Is this an example of cognitive dissonance?
While New Mexico teens are urging the Governor to declare a climate emergency and to set aside state income from the oil and gas industries to pay for the transition to an economy without greenhouse gas emissions, Governor Michelle Lujan-Grisham is meeting with oil & gas tycoons to deliver a message of collaboration. Not a word about climate disruption.
Cognitive dissonance or shrewd political calculation? In either case, it’s a deadly mistake.
If I was the Governor’s speechwriter, here’s what I would have given her for that audience. (Her actual speech is reprinted at the end of this blog post.)
“Thank you for inviting me. This is an important gathering and I value the opportunity to speak with you about the serious challenges facing our state, and how we can work together to address them. In this hyper-polarized environment that we find ourselves in this country today, I want to reassure you that my door is always open to you.
I know you want to hear the bottom line from me, what I’m concerned about and what I plan to do, not political posturing to win your vote.
I know your bottom line is making a profit for your shareholders, making a good living for those engaged in your industry, and providing a sustainable future for the industry.
My bottom line is being a responsible steward of our resources for future generations, my shareholders, and setting us on a path towards a sustainable future for my family and yours.
Our state is at a critical crossroads, and I’m either lucky or jinxed to be the Governor at this point in time. There’s no denying the fact that climate disruption is bearing down upon us, and the window of opportunity to address this freight train is rapidly closing.
The scientists have been warning us for fifty years or more about the rising carbon dioxide levels, but we had time back then for further research and study. The timeline of our actions and inaction over the past half century to address the rising CO2 levels is brutally honest. It hasn’t been convenient to find solutions or make serious changes when, in hindsight, it certainly would have been easier and cheaper to do so.
I’m pleased that national leaders in your field (oil, coal and gas) recognize the urgency of addressing the impacts of climate disruption. They recognize that climate change is occurring, and that human activity, including the use of fossil fuels, contributes to greenhouse gas emissions.
New Mexico is blessed with the brains and the scientific labs that have been studying climate change for decades. I’m thankful the Los Alamos National Laboratory and the Sandia National Laboratories are at the forefront of studying climate impacts, and potential adaptation and mitigation measures. They are designing new technology which has the potential to make a profound difference in the livability of our planet for future generations. New Mexico needs to reap the benefits of transitioning this research from the laboratory to the factory and create hundreds, maybe thousands of new jobs for New Mexicans.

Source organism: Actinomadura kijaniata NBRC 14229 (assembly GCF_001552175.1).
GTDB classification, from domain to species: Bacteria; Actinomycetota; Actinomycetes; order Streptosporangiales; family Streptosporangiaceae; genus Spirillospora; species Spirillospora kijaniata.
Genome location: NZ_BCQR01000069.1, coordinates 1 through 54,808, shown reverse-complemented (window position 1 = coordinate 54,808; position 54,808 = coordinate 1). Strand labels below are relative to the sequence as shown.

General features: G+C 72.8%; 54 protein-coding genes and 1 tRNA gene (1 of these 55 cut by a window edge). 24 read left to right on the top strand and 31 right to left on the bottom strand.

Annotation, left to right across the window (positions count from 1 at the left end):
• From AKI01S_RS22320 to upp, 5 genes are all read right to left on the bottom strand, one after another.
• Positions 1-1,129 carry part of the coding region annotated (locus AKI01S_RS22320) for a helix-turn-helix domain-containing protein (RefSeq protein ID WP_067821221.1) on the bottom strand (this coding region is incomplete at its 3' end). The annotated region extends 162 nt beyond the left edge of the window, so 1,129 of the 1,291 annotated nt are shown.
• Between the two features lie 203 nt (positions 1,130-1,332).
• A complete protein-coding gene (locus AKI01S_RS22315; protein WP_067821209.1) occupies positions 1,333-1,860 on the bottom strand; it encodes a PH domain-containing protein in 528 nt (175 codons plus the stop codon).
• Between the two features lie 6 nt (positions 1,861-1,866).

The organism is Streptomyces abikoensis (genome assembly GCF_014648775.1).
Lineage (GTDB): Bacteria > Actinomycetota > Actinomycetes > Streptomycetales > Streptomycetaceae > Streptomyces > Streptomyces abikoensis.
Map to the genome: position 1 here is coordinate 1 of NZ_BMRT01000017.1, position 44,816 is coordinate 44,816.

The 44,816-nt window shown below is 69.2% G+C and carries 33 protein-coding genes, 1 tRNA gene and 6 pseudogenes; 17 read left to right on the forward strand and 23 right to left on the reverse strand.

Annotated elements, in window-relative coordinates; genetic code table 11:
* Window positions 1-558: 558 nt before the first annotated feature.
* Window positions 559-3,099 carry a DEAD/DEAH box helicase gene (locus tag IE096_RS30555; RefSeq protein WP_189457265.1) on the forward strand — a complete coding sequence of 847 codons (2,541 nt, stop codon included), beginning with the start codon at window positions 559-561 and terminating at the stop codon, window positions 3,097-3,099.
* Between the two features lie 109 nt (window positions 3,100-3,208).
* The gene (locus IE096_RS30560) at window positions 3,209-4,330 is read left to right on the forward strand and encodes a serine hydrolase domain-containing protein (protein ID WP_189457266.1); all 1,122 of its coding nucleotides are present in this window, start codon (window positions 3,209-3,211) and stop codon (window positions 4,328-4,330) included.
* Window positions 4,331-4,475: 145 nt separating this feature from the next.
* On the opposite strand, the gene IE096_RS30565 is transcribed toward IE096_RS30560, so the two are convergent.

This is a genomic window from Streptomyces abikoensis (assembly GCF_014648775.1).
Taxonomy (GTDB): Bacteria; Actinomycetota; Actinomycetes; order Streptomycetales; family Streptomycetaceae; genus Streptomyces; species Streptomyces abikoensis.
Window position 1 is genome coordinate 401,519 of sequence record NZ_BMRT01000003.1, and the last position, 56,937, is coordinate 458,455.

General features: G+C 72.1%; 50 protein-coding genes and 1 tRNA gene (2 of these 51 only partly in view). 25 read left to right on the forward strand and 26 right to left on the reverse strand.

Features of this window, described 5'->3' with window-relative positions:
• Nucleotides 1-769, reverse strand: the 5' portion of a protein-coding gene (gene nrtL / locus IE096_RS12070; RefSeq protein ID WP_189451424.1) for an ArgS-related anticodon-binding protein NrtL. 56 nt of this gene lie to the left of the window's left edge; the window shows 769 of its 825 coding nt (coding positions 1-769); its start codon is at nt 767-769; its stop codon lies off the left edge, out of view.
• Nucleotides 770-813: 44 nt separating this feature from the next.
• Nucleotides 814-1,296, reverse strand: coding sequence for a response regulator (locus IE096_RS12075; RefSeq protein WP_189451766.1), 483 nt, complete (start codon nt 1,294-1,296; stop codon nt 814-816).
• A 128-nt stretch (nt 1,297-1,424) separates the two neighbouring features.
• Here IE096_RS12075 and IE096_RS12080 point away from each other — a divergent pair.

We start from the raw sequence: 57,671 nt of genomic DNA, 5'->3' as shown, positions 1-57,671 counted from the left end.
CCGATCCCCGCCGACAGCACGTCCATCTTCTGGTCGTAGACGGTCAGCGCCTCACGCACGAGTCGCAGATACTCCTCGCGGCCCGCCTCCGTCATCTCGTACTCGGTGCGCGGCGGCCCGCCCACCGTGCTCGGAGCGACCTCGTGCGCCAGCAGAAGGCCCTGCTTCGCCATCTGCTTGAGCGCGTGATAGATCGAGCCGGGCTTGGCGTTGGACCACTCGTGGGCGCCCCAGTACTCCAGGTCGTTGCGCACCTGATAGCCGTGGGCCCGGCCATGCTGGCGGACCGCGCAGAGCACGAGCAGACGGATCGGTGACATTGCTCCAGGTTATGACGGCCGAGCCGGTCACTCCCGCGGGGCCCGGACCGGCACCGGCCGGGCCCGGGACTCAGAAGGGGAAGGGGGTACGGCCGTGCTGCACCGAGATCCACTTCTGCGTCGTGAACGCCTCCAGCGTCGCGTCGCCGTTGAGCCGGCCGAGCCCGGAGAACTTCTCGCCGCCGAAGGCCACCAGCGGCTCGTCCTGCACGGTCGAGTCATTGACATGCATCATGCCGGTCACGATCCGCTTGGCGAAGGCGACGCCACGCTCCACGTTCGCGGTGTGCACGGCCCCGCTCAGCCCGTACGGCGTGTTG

I’m a straight shooter. There’s no arguing with science, and no alternative exists but to transition away from business as usual and away from our reliance on fossil fuels, and towards renewable energy.
But before you blow a gasket — hear me out.
This transition must happen quickly and I know it’s going to hurt. It’s going to hurt the industry. It’s going to hurt the state budget. It’s going to hurt every New Mexican. I acknowledge that with great trepidation.
If we had owned up to this reality 20 years ago, I suspect the hurt might not be so great. Sadly, we did not. And if we don’t own up to our responsibility at this critical moment now, I’m convinced that we’re condemning our children to a very difficult life, and their children to an uninhabitable planet in the future.
The symbiotic relationship between the state and your industry has grown very tight over the years. We’ve worked together, and I hope we will continue to work together to ease the transition for both of us.
Here are some ideas to think about:
I want your families and employees who are currently working in the oil & gas industry to be at the front of the line when opportunities for retraining open up in renewable technologies. And I want them to fill those new jobs when they come online.
I want you to be role models for the industry and show the rest of the country and the world how we can plan for this transition thoughtfully, without rhetoric or recrimination. Working together, we can forge a creative alliance that reaps untold benefits for all of us —- a win, win, win. I need your experience and advice at the table.